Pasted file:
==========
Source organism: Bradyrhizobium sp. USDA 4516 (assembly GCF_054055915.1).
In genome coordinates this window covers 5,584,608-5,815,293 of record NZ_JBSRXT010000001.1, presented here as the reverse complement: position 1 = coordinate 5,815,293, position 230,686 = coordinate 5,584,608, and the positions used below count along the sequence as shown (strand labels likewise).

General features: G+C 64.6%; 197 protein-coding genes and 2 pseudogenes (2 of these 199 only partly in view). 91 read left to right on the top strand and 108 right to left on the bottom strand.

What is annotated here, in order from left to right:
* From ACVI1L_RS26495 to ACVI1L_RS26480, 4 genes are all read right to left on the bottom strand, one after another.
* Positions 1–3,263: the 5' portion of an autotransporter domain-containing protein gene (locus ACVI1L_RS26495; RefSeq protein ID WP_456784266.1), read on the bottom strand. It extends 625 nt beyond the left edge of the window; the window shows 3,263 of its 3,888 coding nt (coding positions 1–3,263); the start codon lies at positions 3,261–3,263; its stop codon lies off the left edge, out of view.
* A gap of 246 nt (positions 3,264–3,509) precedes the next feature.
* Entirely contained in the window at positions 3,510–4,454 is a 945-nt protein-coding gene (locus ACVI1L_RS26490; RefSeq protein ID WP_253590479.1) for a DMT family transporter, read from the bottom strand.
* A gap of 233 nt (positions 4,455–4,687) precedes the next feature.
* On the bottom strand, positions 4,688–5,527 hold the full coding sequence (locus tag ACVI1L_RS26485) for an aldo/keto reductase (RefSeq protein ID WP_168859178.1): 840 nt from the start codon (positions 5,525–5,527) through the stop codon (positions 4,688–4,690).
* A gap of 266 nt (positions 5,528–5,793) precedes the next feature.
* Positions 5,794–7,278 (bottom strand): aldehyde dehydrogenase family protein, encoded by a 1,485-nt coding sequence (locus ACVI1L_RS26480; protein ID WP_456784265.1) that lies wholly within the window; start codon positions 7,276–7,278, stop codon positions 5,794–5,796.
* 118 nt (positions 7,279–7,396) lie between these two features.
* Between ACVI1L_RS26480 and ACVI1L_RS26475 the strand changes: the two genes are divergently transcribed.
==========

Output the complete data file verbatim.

Source organism: Bradyrhizobium sp. USDA 4516 (assembly GCF_054055915.1).
In genome coordinates this window covers 5,584,608-5,815,293 of record NZ_JBSRXT010000001.1, presented here as the reverse complement: position 1 = coordinate 5,815,293, position 230,686 = coordinate 5,584,608, and the positions used below count along the sequence as shown (strand labels likewise).

General features: G+C 64.6%; 197 protein-coding genes and 2 pseudogenes (2 of these 199 only partly in view). 91 read left to right on the top strand and 108 right to left on the bottom strand.

What is annotated here, in order from left to right:
* From ACVI1L_RS26495 to ACVI1L_RS26480, 4 genes are all read right to left on the bottom strand, one after another.
* Positions 1–3,263: the 5' portion of an autotransporter domain-containing protein gene (locus ACVI1L_RS26495; RefSeq protein ID WP_456784266.1), read on the bottom strand. It extends 625 nt beyond the left edge of the window; the window shows 3,263 of its 3,888 coding nt (coding positions 1–3,263); the start codon lies at positions 3,261–3,263; its stop codon lies off the left edge, out of view.
* A gap of 246 nt (positions 3,264–3,509) precedes the next feature.
* Entirely contained in the window at positions 3,510–4,454 is a 945-nt protein-coding gene (locus ACVI1L_RS26490; RefSeq protein ID WP_253590479.1) for a DMT family transporter, read from the bottom strand.
* A gap of 233 nt (positions 4,455–4,687) precedes the next feature.
* On the bottom strand, positions 4,688–5,527 hold the full coding sequence (locus tag ACVI1L_RS26485) for an aldo/keto reductase (RefSeq protein ID WP_168859178.1): 840 nt from the start codon (positions 5,525–5,527) through the stop codon (positions 4,688–4,690).
* A gap of 266 nt (positions 5,528–5,793) precedes the next feature.
* Positions 5,794–7,278 (bottom strand): aldehyde dehydrogenase family protein, encoded by a 1,485-nt coding sequence (locus ACVI1L_RS26480; protein ID WP_456784265.1) that lies wholly within the window; start codon positions 7,276–7,278, stop codon positions 5,794–5,796.
* 118 nt (positions 7,279–7,396) lie between these two features.
* Between ACVI1L_RS26480 and ACVI1L_RS26475 the strand changes: the two genes are divergently transcribed.